Small octavo. , 338, pp (Index). Late 18th, early 19th century full calf, with gold lettering to spine and gilt ruling on covers. Engraved title vignette. Title page in red and black lettering. Decorative initials and tailpieces. Illustrated with 11 engravings (including title vignette), Richard Verstegan's "A Restitution of Decayed Intelligence" has been credited by Daniel Woolf as the first book "to glorify the Saxons above all other English peoples" and by Glenn Burgess as having destroyed "the myth of British origins." The second half of "A Restitution of Decayed Intelligence" is a 150 page glossary of Anglo Saxon words; alternately applauded for accuracy and dismissed as baffling, this glossary answers the glossaries, dictionaries, and martyrologies produced by the Protestants. Richard Verstegan's "A Restitution of Decayed Intelligence" was so popular that it was reprinted several times in 1628, 1634, 1652, 1655, and 1673. This work is perhaps the first endeavour to persuade Englishmen that they should regard with special predilection the remains of Anglo-Saxon in their language, customs, and laws a matter in which (despite obvious faults) he was far in advance of his age, when the influence of Latin was so predominant. It is a very straightforward book, with the simple object of demonstrating the descent of the English from the Germanic peoples of northern Europe. Moderate rubbing and slight abrasion to binding. Previous owner's name on inside of free front endpaper. Title page mounted. Previous owner's name dated 1714 on title page (not affecting lettering). Moderate and sporadic age-toning throughout. Binding in overall good, interior in good to very good condition. About the author: Richard Verstegan (c. 1550 - 1640), Anglo-Dutch antiquary, was the son of a cooper established in East London. His grandfather, Theodore Roland Verstegen, a Dutch emigrant, came from Gelderland to the Kingdom of England c. 1500. Under the name of Rowlaunde, Richard went to Christ Church, Oxford, in 1564, where he may have studied early English history and the Anglo-Saxon language. Leaving the university without a degree (having become a Catholic), he was indentured to a goldsmith, and became a Freeman of the Company of Goldsmiths in 1574. He published in 1576 in London a guidebook to Western Europe, translated from the German, entitled The Post of the World. At the end of 1581 he secretly printed an account of the execution of Edmund Campion but was discovered and 'being apprehended, brake out of England'. In exile he resumed the name of Verstegen. In Paris he was briefly imprisoned at the insistence of the English Ambassador; in Rome, he was the recipient of a short-lived pension from the pope. In both of these cities he published accounts of the suffering of priests in England. In 1585 or 1586 he moved to Antwerp, and set up in business as a publisher and engraver, an intelligencer, and a smuggler of books and people. He spent the rest of his long life in Antwerp, dying there in 1640. Bookseller Inventory #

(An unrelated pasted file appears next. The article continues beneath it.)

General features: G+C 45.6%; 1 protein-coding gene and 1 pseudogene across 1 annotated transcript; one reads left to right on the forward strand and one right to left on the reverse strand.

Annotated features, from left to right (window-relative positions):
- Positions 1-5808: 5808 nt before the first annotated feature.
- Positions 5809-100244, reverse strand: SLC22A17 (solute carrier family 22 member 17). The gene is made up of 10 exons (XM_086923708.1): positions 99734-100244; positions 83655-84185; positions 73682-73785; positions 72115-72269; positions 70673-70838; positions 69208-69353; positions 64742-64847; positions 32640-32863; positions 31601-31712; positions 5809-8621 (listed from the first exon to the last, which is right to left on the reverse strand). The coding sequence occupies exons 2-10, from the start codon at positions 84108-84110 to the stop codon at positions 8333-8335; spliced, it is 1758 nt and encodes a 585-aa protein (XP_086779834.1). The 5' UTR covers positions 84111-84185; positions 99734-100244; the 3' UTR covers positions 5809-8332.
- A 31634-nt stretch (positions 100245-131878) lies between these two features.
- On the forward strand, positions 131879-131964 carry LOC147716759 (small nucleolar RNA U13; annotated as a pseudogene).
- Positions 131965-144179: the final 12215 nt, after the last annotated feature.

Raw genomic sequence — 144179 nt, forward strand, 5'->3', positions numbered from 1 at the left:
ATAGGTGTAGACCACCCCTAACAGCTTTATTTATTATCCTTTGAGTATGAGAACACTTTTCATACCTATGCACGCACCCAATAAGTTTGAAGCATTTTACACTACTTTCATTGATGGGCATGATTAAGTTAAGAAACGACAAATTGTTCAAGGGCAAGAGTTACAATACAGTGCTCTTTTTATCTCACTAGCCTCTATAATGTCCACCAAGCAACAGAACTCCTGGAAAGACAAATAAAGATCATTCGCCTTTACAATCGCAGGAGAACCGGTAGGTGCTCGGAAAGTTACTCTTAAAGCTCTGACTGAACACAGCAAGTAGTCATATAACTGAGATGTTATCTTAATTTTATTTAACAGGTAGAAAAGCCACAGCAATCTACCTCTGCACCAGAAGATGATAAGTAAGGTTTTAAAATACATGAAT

Title: A Restitution of Decayed Inteligence: In ...
Publisher: Printed in Antwerp by Robert Bruney. And to be sold in London by John Norton and John Bill
Publication Date: 1605
Book Condition: g to vg
Edition: First edition.
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